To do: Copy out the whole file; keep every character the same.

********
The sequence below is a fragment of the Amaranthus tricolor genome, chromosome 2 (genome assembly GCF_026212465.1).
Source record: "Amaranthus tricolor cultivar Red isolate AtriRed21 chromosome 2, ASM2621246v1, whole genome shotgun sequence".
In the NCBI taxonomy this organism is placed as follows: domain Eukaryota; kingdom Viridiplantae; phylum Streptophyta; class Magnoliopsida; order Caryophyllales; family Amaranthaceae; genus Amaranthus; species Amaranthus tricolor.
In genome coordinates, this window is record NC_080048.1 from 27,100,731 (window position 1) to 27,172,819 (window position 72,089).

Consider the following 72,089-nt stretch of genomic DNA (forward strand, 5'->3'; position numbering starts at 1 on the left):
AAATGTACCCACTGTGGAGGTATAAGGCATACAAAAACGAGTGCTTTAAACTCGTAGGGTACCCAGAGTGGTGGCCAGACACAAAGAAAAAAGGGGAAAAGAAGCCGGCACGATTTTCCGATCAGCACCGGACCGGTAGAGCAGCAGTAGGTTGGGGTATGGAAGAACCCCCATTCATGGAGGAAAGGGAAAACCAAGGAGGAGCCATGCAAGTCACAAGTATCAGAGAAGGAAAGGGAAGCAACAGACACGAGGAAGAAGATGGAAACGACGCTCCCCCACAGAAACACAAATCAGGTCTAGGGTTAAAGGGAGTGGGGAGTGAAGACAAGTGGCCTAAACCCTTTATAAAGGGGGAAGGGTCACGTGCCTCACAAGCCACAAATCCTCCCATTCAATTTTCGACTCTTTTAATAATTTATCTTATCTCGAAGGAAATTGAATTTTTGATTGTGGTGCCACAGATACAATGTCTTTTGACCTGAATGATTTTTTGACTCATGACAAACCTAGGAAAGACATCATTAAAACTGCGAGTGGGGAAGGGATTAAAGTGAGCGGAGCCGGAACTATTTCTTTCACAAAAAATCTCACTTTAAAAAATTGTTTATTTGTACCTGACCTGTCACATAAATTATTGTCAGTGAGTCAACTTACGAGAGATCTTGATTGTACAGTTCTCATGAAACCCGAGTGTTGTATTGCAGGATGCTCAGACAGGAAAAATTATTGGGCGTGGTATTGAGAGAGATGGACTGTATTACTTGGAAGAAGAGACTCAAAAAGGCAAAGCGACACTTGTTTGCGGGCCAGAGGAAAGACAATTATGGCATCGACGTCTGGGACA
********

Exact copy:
The sequence below is a fragment of the Amaranthus tricolor genome, chromosome 2 (genome assembly GCF_026212465.1).
Source record: "Amaranthus tricolor cultivar Red isolate AtriRed21 chromosome 2, ASM2621246v1, whole genome shotgun sequence".
In the NCBI taxonomy this organism is placed as follows: domain Eukaryota; kingdom Viridiplantae; phylum Streptophyta; class Magnoliopsida; order Caryophyllales; family Amaranthaceae; genus Amaranthus; species Amaranthus tricolor.
In genome coordinates, this window is record NC_080048.1 from 27,100,731 (window position 1) to 27,172,819 (window position 72,089).

Consider the following 72,089-nt stretch of genomic DNA (forward strand, 5'->3'; position numbering starts at 1 on the left):
AAATGTACCCACTGTGGAGGTATAAGGCATACAAAAACGAGTGCTTTAAACTCGTAGGGTACCCAGAGTGGTGGCCAGACACAAAGAAAAAAGGGGAAAAGAAGCCGGCACGATTTTCCGATCAGCACCGGACCGGTAGAGCAGCAGTAGGTTGGGGTATGGAAGAACCCCCATTCATGGAGGAAAGGGAAAACCAAGGAGGAGCCATGCAAGTCACAAGTATCAGAGAAGGAAAGGGAAGCAACAGACACGAGGAAGAAGATGGAAACGACGCTCCCCCACAGAAACACAAATCAGGTCTAGGGTTAAAGGGAGTGGGGAGTGAAGACAAGTGGCCTAAACCCTTTATAAAGGGGGAAGGGTCACGTGCCTCACAAGCCACAAATCCTCCCATTCAATTTTCGACTCTTTTAATAATTTATCTTATCTCGAAGGAAATTGAATTTTTGATTGTGGTGCCACAGATACAATGTCTTTTGACCTGAATGATTTTTTGACTCATGACAAACCTAGGAAAGACATCATTAAAACTGCGAGTGGGGAAGGGATTAAAGTGAGCGGAGCCGGAACTATTTCTTTCACAAAAAATCTCACTTTAAAAAATTGTTTATTTGTACCTGACCTGTCACATAAATTATTGTCAGTGAGTCAACTTACGAGAGATCTTGATTGTACAGTTCTCATGAAACCCGAGTGTTGTATTGCAGGATGCTCAGACAGGAAAAATTATTGGGCGTGGTATTGAGAGAGATGGACTGTATTACTTGGAAGAAGAGACTCAAAAAGGCAAAGCGACACTTGTTTGCGGGCCAGAGGAAAGACAATTATGGCATCGACGTCTGGGACA